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In 1930, Hirschfeld supervised the second genital reassignment surgery to be reported in detail in a peer-reviewed journal, that of Lili Elbe of Denmark.
In 1923, Hirschfeld introduced the (German) term "Transsexualismus", Benjamin went on to popularize the term in his 1966 book, The Transsexual Phenomenon, in which he described transsexual people on a scale (later called the "Benjamin scale") of three levels of intensity: "Transsexual (nonsurgical)", "Transsexual (moderate intensity)", and "Transsexual (high intensity)".
Individuals who have undergone and completed sex reassignment surgery are sometimes referred to as transsexed individuals; however, the term transsexed is not to be confused with the term transsexual, which can also refer to individuals who have not yet undergone SRS, and whose anatomical sex (still) does not match their psychological sense of personal gender identity.
The terms gender dysphoria and gender identity disorder were not used until the 1970s, "Transsexualism" was replaced in the DSM-IV by "gender identity disorder in adolescents and adults".
Male-to-female transsexualism has sometimes been called "Harry Benjamin's syndrome" after the endocrinologist who pioneered the study of dysphoria.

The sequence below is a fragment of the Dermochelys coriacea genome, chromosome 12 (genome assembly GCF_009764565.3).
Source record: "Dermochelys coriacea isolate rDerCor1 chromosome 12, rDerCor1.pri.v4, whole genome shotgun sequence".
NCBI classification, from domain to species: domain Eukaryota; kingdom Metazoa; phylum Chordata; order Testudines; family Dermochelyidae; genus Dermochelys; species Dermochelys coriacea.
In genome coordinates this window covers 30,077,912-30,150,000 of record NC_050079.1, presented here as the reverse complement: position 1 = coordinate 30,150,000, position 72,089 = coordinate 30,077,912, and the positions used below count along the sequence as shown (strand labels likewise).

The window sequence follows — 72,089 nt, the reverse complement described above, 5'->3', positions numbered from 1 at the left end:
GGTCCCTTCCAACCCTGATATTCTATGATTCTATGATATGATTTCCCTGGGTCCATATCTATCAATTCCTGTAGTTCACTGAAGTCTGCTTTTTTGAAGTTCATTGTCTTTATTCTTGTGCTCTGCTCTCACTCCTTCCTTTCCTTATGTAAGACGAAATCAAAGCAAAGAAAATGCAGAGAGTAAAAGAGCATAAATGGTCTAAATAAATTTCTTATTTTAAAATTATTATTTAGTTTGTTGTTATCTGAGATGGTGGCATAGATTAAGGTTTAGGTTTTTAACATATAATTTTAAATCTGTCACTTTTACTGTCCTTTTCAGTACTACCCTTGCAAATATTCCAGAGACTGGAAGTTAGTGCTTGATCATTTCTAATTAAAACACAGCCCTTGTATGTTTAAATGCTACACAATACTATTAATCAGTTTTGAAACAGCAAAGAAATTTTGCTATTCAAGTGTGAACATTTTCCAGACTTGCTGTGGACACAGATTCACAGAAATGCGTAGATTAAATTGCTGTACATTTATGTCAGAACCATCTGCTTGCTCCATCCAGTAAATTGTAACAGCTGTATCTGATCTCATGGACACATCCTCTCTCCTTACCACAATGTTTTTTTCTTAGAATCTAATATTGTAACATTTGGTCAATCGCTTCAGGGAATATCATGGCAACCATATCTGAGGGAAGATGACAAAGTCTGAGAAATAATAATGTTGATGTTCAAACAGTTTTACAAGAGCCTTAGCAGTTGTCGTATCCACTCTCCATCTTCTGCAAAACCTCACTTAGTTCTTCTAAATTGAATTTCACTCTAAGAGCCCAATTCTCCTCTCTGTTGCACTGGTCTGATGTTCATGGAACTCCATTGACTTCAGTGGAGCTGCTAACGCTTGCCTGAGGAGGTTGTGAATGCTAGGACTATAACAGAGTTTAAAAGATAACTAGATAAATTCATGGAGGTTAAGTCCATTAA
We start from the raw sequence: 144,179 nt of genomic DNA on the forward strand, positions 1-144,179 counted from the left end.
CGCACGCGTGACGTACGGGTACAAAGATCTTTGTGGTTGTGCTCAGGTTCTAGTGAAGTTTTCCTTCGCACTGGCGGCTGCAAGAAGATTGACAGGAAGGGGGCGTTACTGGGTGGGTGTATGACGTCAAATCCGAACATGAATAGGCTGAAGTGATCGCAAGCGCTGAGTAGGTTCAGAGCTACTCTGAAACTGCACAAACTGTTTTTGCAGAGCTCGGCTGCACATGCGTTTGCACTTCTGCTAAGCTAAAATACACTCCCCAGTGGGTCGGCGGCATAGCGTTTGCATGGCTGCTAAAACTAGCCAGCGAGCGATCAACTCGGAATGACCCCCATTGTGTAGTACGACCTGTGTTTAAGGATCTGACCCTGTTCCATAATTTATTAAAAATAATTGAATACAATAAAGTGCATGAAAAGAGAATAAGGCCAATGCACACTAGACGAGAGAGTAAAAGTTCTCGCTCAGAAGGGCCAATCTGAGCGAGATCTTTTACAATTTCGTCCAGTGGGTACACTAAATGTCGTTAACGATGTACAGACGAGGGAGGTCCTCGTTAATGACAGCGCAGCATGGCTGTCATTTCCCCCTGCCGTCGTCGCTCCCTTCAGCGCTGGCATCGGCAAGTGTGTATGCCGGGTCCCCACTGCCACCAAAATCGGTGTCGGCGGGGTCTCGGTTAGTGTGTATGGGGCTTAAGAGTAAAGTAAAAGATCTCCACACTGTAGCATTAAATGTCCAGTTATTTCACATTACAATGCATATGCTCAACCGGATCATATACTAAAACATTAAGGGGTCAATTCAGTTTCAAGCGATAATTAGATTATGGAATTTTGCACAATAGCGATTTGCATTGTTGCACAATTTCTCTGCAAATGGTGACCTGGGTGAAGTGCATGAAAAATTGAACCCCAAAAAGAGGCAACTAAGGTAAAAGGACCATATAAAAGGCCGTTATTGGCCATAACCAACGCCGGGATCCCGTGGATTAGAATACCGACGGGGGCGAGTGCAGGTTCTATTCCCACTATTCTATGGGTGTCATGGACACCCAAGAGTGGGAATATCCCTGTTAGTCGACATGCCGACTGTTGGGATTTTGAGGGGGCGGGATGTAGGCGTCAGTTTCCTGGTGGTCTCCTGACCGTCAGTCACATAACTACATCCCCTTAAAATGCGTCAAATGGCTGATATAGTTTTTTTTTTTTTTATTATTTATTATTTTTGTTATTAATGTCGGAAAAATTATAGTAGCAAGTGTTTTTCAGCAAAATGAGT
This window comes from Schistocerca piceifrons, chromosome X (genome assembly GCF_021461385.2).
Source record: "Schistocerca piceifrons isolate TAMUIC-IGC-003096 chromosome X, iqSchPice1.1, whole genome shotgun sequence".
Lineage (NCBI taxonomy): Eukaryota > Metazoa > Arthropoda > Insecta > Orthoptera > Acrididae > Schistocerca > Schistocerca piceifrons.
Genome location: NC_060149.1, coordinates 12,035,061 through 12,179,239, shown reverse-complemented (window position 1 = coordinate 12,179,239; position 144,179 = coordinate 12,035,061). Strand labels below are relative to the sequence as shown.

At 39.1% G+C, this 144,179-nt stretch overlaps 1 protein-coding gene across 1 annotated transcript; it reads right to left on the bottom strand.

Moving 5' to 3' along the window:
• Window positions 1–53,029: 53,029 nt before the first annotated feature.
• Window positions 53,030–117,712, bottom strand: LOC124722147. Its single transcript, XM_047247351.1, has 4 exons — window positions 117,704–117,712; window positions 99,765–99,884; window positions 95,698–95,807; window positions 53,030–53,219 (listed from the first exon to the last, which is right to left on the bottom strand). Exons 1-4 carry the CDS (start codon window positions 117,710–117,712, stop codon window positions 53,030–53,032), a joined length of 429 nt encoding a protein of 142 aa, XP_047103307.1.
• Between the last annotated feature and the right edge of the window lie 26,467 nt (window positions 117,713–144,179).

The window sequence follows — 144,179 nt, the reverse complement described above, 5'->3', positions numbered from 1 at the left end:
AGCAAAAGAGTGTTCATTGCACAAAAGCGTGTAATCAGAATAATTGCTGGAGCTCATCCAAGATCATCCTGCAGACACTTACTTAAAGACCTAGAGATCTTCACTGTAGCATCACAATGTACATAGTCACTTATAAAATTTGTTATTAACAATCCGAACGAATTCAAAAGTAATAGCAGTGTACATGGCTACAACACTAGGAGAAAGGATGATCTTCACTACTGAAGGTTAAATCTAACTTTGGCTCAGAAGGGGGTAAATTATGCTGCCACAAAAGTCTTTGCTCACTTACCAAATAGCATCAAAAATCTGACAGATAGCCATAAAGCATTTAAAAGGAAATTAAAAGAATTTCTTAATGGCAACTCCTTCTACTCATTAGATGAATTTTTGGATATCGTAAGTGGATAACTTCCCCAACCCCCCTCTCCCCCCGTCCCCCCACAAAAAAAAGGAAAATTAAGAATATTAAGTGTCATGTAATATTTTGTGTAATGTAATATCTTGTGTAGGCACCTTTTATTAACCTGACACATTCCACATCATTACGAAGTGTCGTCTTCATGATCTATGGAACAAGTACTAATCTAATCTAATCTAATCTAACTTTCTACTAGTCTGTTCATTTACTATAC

The use of homosexual transsexual and related terms have been applied to transgender people since the middle of the 20th century, though concerns about the terms have been voiced since then.
Alternatively, I use gynephilic and androphilic to refer to sexual preference for women and men, respectively.
Gynephilic and androphilic derive from the Greek meaning love of a woman and love of a man respectively.
Biologist Bruce Bagemihl writes ".point of reference for "heterosexual" or "homosexual" orientation in this nomenclature is solely the individual's genetic sex prior to reassignment (see for example, Blanchard et al.
One perspective offered by transsexual people who reject a transgender label for that of transsexed is that, for people who have gone through sexual reassignment surgery, their anatomical sex has been altered, whilst their gender remains constant.
Historically, one reason some people preferred transsexual to transgender is that the medical community in the 1950s through the 1980s encouraged a distinction between the terms that would only allow the former access to medical treatment.
For example, a trans man is a person who was assigned the female sex at birth on the basis of his genitals, but despite that assignment, identifies as a man and is transitioning or has transitioned to a male gender role; in the case of a transsexual man, he furthermore has or will have a masculine body.
Transsexual people are sometimes referred to with directional terms, such as "female-to-male" for a transsexual man, abbreviated to "F2M", "FTM", and "F to M", or "male-to-female" for a transsexual woman, abbreviated "M2F", "MTF" and "M to F".